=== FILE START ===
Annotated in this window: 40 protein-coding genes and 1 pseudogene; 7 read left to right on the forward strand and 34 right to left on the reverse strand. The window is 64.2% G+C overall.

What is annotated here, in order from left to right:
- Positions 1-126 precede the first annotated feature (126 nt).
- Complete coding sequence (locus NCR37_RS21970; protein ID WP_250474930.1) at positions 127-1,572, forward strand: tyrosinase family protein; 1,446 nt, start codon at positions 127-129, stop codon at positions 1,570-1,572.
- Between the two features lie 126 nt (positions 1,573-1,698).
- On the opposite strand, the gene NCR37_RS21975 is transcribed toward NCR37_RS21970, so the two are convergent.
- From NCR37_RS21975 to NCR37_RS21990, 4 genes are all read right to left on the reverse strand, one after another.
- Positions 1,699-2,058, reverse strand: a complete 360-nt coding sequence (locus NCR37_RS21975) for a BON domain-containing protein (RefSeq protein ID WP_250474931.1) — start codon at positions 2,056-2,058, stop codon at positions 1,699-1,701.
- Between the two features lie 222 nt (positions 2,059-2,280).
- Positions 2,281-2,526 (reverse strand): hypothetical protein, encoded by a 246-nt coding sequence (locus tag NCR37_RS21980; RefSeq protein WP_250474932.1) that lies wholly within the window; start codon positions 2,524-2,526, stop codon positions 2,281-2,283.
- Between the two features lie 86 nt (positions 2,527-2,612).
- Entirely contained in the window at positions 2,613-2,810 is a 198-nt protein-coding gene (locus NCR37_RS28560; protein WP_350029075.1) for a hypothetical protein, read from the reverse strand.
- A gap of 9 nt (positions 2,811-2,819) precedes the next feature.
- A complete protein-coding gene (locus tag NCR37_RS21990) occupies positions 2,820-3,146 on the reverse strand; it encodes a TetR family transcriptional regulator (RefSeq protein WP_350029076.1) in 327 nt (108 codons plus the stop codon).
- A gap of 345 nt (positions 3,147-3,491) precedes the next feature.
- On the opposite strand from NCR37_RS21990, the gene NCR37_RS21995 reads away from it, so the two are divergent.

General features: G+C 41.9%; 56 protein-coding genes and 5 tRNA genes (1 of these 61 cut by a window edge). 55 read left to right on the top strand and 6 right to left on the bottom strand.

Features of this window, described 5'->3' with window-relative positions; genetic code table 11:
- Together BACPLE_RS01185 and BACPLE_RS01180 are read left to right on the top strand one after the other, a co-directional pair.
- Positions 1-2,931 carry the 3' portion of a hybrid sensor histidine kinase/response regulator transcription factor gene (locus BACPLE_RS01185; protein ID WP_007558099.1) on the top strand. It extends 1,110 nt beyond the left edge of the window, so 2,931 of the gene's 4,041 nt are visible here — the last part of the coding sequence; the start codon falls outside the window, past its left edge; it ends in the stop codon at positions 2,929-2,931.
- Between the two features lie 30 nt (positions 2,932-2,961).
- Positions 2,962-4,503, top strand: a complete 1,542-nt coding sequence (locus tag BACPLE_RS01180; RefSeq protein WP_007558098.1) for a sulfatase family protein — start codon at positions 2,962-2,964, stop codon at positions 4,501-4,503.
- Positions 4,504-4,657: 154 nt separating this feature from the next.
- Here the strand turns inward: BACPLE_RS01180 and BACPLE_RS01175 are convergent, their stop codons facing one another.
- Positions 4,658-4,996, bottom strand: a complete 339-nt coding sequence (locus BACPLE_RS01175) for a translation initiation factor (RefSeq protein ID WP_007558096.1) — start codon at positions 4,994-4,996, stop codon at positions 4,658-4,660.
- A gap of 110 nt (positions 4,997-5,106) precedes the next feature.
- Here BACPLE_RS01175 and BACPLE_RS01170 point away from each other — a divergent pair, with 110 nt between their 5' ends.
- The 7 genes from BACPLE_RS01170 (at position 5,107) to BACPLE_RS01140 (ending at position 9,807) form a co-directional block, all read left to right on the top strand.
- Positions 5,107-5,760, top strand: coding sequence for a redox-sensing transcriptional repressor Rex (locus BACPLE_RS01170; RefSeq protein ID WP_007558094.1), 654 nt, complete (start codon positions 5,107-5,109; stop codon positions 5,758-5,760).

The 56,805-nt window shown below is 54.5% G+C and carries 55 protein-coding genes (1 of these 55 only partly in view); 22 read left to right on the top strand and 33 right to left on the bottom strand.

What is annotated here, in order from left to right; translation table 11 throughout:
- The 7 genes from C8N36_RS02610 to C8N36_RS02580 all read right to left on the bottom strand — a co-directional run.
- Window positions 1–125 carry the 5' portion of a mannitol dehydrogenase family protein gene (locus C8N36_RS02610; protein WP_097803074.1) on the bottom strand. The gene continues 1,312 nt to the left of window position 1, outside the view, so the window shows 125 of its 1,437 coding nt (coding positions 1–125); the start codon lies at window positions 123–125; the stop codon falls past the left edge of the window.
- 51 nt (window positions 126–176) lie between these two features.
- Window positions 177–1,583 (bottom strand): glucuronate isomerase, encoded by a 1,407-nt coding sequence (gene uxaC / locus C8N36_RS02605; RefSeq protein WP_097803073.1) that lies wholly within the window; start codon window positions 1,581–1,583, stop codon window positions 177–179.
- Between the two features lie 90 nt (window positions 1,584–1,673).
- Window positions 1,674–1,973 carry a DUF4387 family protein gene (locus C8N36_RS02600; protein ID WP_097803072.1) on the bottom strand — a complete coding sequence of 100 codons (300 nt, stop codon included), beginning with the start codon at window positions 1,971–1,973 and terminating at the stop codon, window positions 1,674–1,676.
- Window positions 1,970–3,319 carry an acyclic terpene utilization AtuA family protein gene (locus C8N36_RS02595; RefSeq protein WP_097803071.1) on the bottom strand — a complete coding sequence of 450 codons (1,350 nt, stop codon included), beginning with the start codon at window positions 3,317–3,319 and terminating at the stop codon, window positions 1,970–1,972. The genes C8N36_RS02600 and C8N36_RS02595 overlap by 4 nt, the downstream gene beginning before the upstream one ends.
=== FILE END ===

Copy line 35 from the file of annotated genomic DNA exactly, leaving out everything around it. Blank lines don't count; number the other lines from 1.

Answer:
- Window positions 177–1,583 (bottom strand): glucuronate isomerase, encoded by a 1,407-nt coding sequence (gene uxaC / locus C8N36_RS02605; RefSeq protein WP_097803073.1) that lies wholly within the window; start codon window positions 1,581–1,583, stop codon window positions 177–179.